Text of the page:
Then there is the personal attack and counter attack. I have already described Cocker’s writing as provocative. This is amplified by the manner of its presentation in New Statesman: the choice of headlines, picture and caption. This provocation goes too far in singling out Macfarlane personally and quoting at length some of the more abrasive critiques of his work. This turns attention away from Cocker’s lament about the state of the natural world and consideration about what the broad field of nature writing might offer. Yet Macfarlane takes Cocker to task for being ‘instrumental’, for suggesting that ‘any literary engagement with nature must be noisily game-changing was wrong’. I think this is a biased reading of Cocker’s thesis: Cocker is not objecting to fine writing, to poetry, to beauty; nor is he arguing that all nature writing must bang a political drum.

I find Macfarlane seriously out of line in his response. He misreads Cocker, ignores his central questions and chides him for things he does not write. To take just one example, Macfarlane quotes Tim Dee’s striking phrase, ‘We need bird poems as much as [we need] the RSPB’: Cocker never said we didn’t. And Macfarlane fails to address Cocker’s crucial, and to my mind entirely valid, question as to whether nature writing has become compensatory.

Macfarlane is without doubt in the critical and public eye the premier contemporary writer in this field. His books, articles, reviews are everywhere; he sits on literary judging panels and has an establishment role as a Fellow of Emmanuel College (full disclosure, this is my own College). As such a key gatekeeper, I think it ill-behoves him to accuse another writer of ‘policing’. The way he counterattacks Cocker suggests to me that something has got under his skin, even that he finds it deeply irritated for someone other that him to have the temerity to raise critical questions about contemporary nature writing.

However, apart from his direct response to Cocker, Macfarlane raises really important points about the place of aesthetics in our response to the ecological crisis. He builds on Gregory Bateson’s crucial insight that we cannot appreciate the ecology of which we are a part if we approach it solely through the intellect, and that an aesthetic response is essential. In these times when the natural world is so often seen primarily as resource for humans; and when some environmentalists think in terms of the value to be placed on ‘ecosystem services’, this is a point that cannot be made too strongly. I have drawn on Bateson’s thesis in my own writing, in academic papers;[iii] in my book Spindrift: A wilderness pilgrimage at sea;[iv] and more recently in my article Moments of Grace, published in EarthLines Magazine.[v] As Bateson told us ‘I do not know the remedy [for our sense of separation] but there is this: that consciousness can be a little enlarged through the arts, poetry, music and the like. And through natural history. All those sides of life which our industrial civilisation tries to mock or put aside. Never vote for a man (sic) who is neither a poet nor an artist nor a birdwatcher’.[vi]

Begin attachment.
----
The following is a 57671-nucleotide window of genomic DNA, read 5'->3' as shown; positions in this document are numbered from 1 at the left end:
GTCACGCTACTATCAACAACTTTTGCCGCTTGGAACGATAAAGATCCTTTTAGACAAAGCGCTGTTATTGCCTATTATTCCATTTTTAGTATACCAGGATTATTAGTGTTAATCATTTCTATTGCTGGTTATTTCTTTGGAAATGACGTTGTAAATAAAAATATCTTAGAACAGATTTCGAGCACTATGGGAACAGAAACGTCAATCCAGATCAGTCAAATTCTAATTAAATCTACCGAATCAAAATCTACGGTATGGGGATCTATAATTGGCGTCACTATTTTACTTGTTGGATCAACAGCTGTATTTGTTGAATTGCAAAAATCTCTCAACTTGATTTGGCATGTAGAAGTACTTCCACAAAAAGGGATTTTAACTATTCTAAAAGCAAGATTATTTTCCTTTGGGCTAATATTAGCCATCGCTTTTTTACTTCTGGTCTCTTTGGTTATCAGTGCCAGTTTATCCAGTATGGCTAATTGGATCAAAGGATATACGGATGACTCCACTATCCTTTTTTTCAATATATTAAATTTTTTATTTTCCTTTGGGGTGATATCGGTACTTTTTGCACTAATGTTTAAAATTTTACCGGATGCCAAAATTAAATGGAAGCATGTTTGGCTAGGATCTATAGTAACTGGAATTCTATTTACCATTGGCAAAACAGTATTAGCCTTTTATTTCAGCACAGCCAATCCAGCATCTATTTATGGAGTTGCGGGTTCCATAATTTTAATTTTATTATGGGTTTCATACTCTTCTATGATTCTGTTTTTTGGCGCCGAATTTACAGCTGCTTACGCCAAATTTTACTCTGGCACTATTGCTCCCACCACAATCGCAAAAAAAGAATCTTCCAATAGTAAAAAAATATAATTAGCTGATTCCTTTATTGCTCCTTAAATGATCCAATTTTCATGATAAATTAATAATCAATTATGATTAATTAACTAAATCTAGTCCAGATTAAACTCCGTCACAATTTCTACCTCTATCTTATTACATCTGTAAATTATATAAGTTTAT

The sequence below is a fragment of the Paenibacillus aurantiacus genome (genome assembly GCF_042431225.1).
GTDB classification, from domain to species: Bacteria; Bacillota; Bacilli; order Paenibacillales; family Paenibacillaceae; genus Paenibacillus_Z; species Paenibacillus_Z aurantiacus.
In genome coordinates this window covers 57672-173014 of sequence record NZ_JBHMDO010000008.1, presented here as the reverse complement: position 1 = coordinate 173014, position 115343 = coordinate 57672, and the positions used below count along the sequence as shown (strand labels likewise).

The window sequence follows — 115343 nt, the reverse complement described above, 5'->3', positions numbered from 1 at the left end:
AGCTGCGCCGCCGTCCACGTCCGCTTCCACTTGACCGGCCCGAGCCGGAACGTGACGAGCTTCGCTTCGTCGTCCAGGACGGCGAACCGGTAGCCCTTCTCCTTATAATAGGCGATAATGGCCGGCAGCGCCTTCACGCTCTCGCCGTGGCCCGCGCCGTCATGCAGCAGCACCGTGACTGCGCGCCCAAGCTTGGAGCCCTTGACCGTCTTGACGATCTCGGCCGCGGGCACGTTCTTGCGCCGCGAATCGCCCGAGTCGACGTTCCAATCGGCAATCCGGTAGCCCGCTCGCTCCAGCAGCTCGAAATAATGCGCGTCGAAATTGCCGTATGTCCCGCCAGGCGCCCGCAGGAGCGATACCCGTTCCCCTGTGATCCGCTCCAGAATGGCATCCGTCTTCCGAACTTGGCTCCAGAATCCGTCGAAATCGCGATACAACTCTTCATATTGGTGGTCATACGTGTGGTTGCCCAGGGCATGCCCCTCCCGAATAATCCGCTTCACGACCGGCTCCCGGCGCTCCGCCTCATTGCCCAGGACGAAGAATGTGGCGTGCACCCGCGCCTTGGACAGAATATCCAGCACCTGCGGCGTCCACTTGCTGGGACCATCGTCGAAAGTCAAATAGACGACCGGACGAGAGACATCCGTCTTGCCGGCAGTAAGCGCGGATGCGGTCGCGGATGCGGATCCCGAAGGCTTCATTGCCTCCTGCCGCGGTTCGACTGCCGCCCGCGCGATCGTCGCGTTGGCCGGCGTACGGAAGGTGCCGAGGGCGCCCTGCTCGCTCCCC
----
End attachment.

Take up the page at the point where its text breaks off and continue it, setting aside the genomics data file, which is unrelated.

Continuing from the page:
I see contemporary nature writing as being in the service of the more than human world in a time of crisis. We humans, certainly we Western humans, are centred on our own selves and our own species to a quite astonishing extent. It is so easy for us to separate ourselves from our integral belonging with the Earth, and to see the world around us as for our benefit. We may know intellectually that we are animals, but we rarely experience ourselves as part of a community of life on Earth. We have difficulty in seeing other beings as having identity for themselves. As Chris Packham put it recently, ‘The biggest handicap that conservation faces is that we humans still consider ourselves to be separate from the rest of life, and the rest of life is merely there to support us’.[vii] If nature writing does not counter this human propensity to self-importance, whatever it aesthetic qualities it is of no use to the planet and its creatures.

Gregory Bateson also told us that the most important thing is to learn to think in new ways. Both Mark Cocker and Robert Macfarlane would, I think, agree with this. Please can we have a constructive dialogue around these interesting and important issues rather than an unseemly public argument?


[i] Cocker, Mark. “Death of the Naturalist: Why Is the “New Nature Writing” So Tame?” New Statesman June 17, 2015. ;

[ii] Macfarlane, Robert. “Why We Need Nature Writing.” New Statesman September 2, 2015.

[iii] Reason, Peter. “Education for Ecology: Science, Aesthetics, Spirit and Ceremony.” Management Learning 38, no. 1 (2007): 27-44;

[iv] Reason, Peter. Spindrift: A Wilderness Pilgrimage at Sea. Bristol: Vala Publishing Cooperative, 2014.

[v] Reason, Peter. “Moments of Grace.” Earthlines 9 (2015): 13-18.

[vi] Bateson, Gregory. “Consciousness Versus Nature.” Peace News 1622 (July 28), (1967): 10.

[vii] Chris Packham in interview with Zoe Williams, the Guardian September 13, 2015.